New Delhi: The air pollution has become a major health hazard but policymakers in India are unable to find a concrete solution to this ever-increasing menace in the wake of stubble burning in Punjab and Haryana. The Government of India has already launched the National Clean Air Programme in January 2019 to reduce pollution levels by 30 to 40 per cent till 2024, but it has failed make any mark while nearly two years has already elapsed.
Raging farm fires and a fall in the wind speed and temperatures pushed air quality in Delhi-NCR to the worst levels in around a year on Thursday, and the share of stubble burning in Delhi’s pollution rose to 42 per cent, the maximum so far this season, according to a central government air quality monitoring agency.
The stubble burning accounted for five per cent of Delhi’s pollution on Wednesday, 10 per cent on Tuesday, 16 on Monday and 40 on Sunday, while Delhi’s pollution, due to stubble burning, had peaked to 44 per cent on November 1, according to Ministry of Earth Sciences’ air quality monitor, SAFAR.
The pollution in Delhi and surrounding cities today broke the record of this season. For the last 48 hours, the condition of these cities is so bad that you cannot breathe properly. The pollution has also eclipsed Sun and there is no sunshine in Delhi and if you do not live in Delhi or nearby cities, you consider yourself happy and lucky.
The excessive air pollution has affected people who are complaining of suffocation, eye irritation and headache. In Delhi today, the thick fog had enveloped the Rashtrapati Bhavan on Thursday morning, and the famous India Gate too was not visible from a particular distance.
Delhi’s air quality today dropped to its worst level since December 2019, and its average air quality index (AQI) was noticed 508, while it was 596 on IIT-Delhi. In Noida, however, the AQI was 649. Notably, an AQI between zero and 50 is considered “good”, 51 and 100 “satisfactory”, 101 and 200 “moderate”, 201 and 300 “poor”, 301 and 400 “very poor”, and 401 and 500 “severe”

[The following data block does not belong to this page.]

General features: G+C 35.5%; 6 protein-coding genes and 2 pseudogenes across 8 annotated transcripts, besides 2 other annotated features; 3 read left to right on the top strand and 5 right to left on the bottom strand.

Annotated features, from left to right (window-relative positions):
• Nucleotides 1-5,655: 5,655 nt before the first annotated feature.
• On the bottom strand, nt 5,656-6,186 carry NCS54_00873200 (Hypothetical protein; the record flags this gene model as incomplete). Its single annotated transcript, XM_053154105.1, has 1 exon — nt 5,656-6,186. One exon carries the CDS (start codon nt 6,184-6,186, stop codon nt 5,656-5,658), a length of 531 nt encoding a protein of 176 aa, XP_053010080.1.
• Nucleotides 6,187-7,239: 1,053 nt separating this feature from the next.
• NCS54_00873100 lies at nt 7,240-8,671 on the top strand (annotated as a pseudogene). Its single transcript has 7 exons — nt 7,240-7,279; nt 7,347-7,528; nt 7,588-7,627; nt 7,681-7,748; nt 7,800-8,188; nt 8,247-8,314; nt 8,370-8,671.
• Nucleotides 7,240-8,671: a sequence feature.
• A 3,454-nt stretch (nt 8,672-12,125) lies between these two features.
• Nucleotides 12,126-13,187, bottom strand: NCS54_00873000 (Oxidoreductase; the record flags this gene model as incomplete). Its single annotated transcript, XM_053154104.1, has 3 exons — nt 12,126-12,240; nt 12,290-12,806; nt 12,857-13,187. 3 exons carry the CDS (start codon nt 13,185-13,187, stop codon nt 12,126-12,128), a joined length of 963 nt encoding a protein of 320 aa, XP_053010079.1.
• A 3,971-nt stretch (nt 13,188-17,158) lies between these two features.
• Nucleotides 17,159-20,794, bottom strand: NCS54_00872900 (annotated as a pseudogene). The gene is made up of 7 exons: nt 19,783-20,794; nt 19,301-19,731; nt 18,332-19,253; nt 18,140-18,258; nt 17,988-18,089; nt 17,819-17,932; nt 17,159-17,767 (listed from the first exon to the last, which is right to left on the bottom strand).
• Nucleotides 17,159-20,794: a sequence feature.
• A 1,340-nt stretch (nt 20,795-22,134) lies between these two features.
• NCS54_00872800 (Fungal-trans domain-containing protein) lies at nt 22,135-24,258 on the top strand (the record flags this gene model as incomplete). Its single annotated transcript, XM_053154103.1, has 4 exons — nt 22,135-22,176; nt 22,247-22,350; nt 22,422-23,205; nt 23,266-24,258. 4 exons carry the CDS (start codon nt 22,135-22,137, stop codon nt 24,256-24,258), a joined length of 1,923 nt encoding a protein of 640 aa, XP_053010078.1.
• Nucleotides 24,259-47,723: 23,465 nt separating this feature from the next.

All the 36 monitoring stations in Delhi recorded air quality in the ‘severe’ category, while the neighbouring cities of Faridabad, Ghaziabad, Greater Noida, Gurgaon and Noida also recorded ‘severe’ air pollution.
According to the SAFAR app, the farm fire count in Punjab, Haryana, Uttar Pradesh, Uttarakhand, and neighbouring areas increased significantly and stood at 4,135 on Wednesday, the highest this season so far. It said the share of stubble burning in Delhi’s PM2.5 pollution was estimated at 42 per cent for Thursday.
Since this smoke emanating from this stubble burning has throttled crores of people in North India, the DNA report will also tell you the solution while raising this problem. First of all, understand how this problem commences every year.
With the onset of winter, work begins to remove the crop residue (stubble) and weeds in the fields of Punjab and Haryana, as farmers gear up for wheat plantation in next 15 to 20 days. Due to the fire in the straw, the fields are completely cleared, but these burning fields and smoke emanating from them make the air poisonous.
It is difficult for farmers to adopt other methods of removing the straw. With the help of technology it can be accomplished but taking the help of machines is very expensive. Although stubble burnt every year, the state governments do not get ready in advance to prevent it. Farmers too are not given subsidy and machines in time.
In the year 2020, paddy crop has been grown in Punjab’s 66 lakh acres of land area which is equal to 18 cities like Delhi. Although Punjab is known as the feeder state for the rest of the country, the burning fields here also produce smoke that chokes our lungs.
The stubble burning has not only affected our health but has also impacted the country’s economy, causing a huge loss of around Rs 2 lakh crore.